Oberon’s desire to have Titania’s foster child creates another situation that would have caused less issues if Oberon partook in careful thought. No sane reasoning is present in why he wants the child for a servant other than his pride being diminished by Titania’s rejections and his jealousy over her attention being elsewhere. Titania explains to him that she had a loyal “vot’ress” or follower who “…being mortal, of that boy did die; / And for her sake do I rear up her boy, / And for her sake I will not part with him” (A Midsummer Night’s Dream 2. 1. 123, 135-137). She pays attention to the boy not out of spite but to honor her dead follower. Despite her explanation, Oberon still feels cheated and slighted by her attentions being focused on someone other than him. He claims that he must “torment” Titania for the “injury” he sustains from her shunning his attention for the boy’s (A Midsummer Night’s Dream 2. 1. 146). He does not allow time to dwell on Titania’s explanation. Instead, he spins out a plot to trick her. Enlisting his faithful servant Puck, Oberon decides to not only devise a plan to claim the boy as his servant but also a way to make a fool out of Titania to avenge his pride, giving in to the negative urgency of his situation. Oberon orders Puck to find a flower that Cupid’s arrow fell on, which will make a “love juice” that will cause Titania to become obsessed with a foul beast. All in the name to heal his wounded pride.
Pride and rash decisions trickle through other Shakespearean plays, such as King Lear. In the beginning, the play soon finds itself amongst King Lear and his three daughters. His intent to split his kingdom between the love of his daughters leads to a spike in emotion and quick decisions. The one with the prettiest and more convincing expression of love will receive the most. With this elevation in complimenting words, King Lear would give into positive urgency and bestow more on whoever spoke the best. In his mind, this appears to be a sound way to distribute the kingdom lands. However, the daughter that should have received the land lost the most. According to his plan, his eldest daughters inflate his ego by declaring their love for him to be unmatched by one another, their lives, and their happiness. King Lear believes them and expects Cordelia to match their words. Against expectations, she declares she has nothing to say. Lear responds, “Nothing will come of nothing, speak again” (King Lear 1. 1. 90). She realistically pursues that she will love him as her father and some of her love will go to her husband.
Because Cordelia clings to her realistic claims, as sensible as they are, King Lear does not appreciate the lack of flattering words and disowns her, exemplifying negative urgency. And so begins the tragic fruition of this play and the problems—Lear banishes Cordelia and his faithful advisor, Kent. King Lear’s pride sits at a low point because of losing some of his power as he jumps to heal his broken pride and crooked crown while he abdicates the throne. He ignores the obvious manipulation of his eldest daughters and only focuses on the supposed betrayal of his youngest and favored daughter. He turns a deafened ear to his right-hand man’s objections and shoves Cordelia off on France.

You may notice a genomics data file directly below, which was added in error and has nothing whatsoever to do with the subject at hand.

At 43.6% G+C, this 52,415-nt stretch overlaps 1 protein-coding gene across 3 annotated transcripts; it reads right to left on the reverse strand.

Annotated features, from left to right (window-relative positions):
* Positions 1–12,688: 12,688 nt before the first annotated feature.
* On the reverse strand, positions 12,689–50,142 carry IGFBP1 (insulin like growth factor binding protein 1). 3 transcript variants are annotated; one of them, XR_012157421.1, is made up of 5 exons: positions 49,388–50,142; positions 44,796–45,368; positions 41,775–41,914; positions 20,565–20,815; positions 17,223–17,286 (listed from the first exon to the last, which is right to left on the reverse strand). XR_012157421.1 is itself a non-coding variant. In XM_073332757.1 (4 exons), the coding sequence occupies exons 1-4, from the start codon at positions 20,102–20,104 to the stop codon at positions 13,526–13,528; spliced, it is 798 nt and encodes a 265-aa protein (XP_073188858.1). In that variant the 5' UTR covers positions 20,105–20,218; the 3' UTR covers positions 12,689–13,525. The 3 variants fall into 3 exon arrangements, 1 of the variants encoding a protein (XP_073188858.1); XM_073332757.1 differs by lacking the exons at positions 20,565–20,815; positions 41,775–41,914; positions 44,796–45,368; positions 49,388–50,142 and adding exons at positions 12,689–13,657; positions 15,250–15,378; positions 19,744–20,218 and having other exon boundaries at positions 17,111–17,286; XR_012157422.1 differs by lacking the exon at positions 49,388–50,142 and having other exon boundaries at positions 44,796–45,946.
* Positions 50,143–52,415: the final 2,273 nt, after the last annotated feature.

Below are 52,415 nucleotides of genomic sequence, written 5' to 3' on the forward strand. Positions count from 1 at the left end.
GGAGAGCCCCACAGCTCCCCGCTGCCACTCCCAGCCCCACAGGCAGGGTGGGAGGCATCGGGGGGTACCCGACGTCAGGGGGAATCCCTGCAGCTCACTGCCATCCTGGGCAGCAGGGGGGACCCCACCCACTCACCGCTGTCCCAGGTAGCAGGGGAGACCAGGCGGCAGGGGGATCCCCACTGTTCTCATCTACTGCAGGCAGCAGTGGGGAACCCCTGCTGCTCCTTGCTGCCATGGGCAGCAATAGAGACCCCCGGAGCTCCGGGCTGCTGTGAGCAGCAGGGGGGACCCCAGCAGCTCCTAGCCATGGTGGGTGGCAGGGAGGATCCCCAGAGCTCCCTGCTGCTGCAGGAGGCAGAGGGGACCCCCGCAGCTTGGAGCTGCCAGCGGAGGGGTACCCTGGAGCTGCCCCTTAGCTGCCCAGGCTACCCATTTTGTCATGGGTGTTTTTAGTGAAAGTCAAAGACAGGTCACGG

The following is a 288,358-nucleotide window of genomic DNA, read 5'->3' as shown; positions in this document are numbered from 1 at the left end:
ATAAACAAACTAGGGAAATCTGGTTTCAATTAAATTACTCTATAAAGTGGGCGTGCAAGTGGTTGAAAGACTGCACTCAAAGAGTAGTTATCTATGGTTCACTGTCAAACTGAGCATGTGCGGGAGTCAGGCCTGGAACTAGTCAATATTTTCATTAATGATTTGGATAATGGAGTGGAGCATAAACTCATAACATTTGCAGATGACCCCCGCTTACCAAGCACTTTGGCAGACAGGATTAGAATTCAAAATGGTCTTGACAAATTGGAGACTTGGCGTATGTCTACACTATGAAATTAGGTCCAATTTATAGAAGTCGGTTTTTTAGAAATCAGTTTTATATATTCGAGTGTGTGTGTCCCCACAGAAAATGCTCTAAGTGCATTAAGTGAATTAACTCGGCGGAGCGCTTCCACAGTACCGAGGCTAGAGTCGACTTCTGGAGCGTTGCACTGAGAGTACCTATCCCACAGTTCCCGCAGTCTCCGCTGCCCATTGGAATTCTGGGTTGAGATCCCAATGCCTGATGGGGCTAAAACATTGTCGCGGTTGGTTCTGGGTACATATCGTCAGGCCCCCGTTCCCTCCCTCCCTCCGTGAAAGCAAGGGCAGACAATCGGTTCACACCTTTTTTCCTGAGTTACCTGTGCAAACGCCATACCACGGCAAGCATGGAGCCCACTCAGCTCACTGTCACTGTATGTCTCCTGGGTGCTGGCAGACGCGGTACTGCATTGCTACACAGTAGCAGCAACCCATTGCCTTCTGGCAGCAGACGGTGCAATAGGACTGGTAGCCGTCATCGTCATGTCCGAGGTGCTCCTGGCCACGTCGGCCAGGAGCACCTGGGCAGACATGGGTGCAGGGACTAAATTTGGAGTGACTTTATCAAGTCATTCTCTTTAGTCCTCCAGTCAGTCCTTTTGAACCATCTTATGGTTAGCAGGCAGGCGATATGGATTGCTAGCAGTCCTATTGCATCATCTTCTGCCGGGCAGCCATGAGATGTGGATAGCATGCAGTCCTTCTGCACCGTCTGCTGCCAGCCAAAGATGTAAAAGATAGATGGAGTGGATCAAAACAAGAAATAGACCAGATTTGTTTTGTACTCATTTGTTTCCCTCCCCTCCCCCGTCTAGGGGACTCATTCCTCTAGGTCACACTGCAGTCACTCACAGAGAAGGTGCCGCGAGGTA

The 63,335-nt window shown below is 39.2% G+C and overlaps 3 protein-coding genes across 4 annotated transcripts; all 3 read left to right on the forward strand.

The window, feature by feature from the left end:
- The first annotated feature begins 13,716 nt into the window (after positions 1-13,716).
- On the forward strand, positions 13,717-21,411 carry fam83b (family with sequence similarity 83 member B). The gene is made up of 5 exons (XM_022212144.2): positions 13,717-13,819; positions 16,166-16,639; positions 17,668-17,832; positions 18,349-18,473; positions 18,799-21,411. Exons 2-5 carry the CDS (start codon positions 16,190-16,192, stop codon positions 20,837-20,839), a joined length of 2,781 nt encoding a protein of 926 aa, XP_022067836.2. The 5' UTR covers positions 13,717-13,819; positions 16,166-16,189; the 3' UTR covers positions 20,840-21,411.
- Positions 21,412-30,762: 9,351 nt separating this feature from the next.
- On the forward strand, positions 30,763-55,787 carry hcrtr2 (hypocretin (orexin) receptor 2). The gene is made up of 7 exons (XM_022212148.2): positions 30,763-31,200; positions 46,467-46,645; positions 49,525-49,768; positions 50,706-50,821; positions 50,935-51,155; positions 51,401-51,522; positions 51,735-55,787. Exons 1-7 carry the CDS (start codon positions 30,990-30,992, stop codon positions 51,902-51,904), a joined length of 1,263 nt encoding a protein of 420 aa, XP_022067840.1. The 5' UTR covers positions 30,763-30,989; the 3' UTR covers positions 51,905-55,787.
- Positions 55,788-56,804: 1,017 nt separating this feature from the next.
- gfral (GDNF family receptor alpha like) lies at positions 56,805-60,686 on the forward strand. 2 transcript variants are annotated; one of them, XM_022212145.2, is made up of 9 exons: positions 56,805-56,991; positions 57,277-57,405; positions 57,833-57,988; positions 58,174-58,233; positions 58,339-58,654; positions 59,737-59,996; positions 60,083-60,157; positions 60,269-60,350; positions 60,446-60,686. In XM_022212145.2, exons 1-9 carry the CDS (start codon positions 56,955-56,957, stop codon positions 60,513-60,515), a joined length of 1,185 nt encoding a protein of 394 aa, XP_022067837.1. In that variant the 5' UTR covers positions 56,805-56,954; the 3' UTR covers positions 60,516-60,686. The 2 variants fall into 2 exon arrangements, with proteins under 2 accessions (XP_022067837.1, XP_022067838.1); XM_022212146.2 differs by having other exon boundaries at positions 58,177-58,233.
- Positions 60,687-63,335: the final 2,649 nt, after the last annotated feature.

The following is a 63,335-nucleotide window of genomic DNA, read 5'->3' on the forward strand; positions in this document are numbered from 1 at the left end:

Lear’s hotheadedness leads to his downfall. His eldest daughters realize he has lost his mind and quickly treat him like a senile old man rather than the king he once was. He rushes from one to the other until they plot against him and side with the dastardly bastard, Edmund Gloucester. Lear ends up touched by madness over the loss of his true daughter and the betrayal of his conniving daughters. No kingdom, no apparently decent kin, Lear jumps into a downward spiral of despair. Later, Lear regrets his quickness to disown Cordelia, but with the damage done, all the characters act out the consequences of his decision, leading to the death of Cordelia through treachery and his own death by a broken heart.
In Shakespeare’s Henry IV, Part One, the rash decisions lie in the people and possibly in Hal’s future. Though in history the world works out in King Henry IV’s time, the Henry in the play, or Hal, does not know his future and risks his kingdom by pretending to be a rapscallion, indulging in sensation seeking and malice.
All the kingdom hopes that Hal will surprise them. Prince Hal’s father, King Henry III, thinks his scoundrel son needs to reform himself before he becomes ruler. What the king does not realize is that his son purposefully causes people to hold him to a low standard so he can surprise them all when he becomes the greatest of them all:
So when this loose behavior I throw off
And pay the debt I never promised,
By how much better than my word I am,
By so much shall I falsify men’s hopes;
And like bright metal on a sullen ground,
My reformation, glitt’ring o’er my fault,
Shall show more goodly and attract more eyes
Than that which hath no foil to set it off (Henry IV, Part One 1. 2. 212-219).
Following his strategy, Hal hangs out with hoodlums, like his buddy Falstaff, and helps rob people. A mix of malice and somewhat good intention, Hal keeps people on their toes. In one scene, he screws with a bar servant, just because he can, indulging in sensation seeking and mirth at the expense of the servant. Yet, he also returns stolen goods that he and his buddies stole. Not all his actions appear purposeful, but everything seems to fit within his identity strategy.
King Henry plays right into Hal’s hands. Because King Henry does not know about his son’s intent, he wishes that Hal resembled more of Hotspur. He ventures as far as to wistfully wonder if maybe the two boys had been switched at birth by fairies. Saying something like this would negatively impact how the kingdom and any noble saw Hal. In the end when the King is about to die, Hal swoops in and saves him. The King says in astonishment that Hal does value his father’s life (Henry IV, Part One 5. 4. 48.). Doubting his son’s willingness to save him shows how lowly King Henry thought of Hal.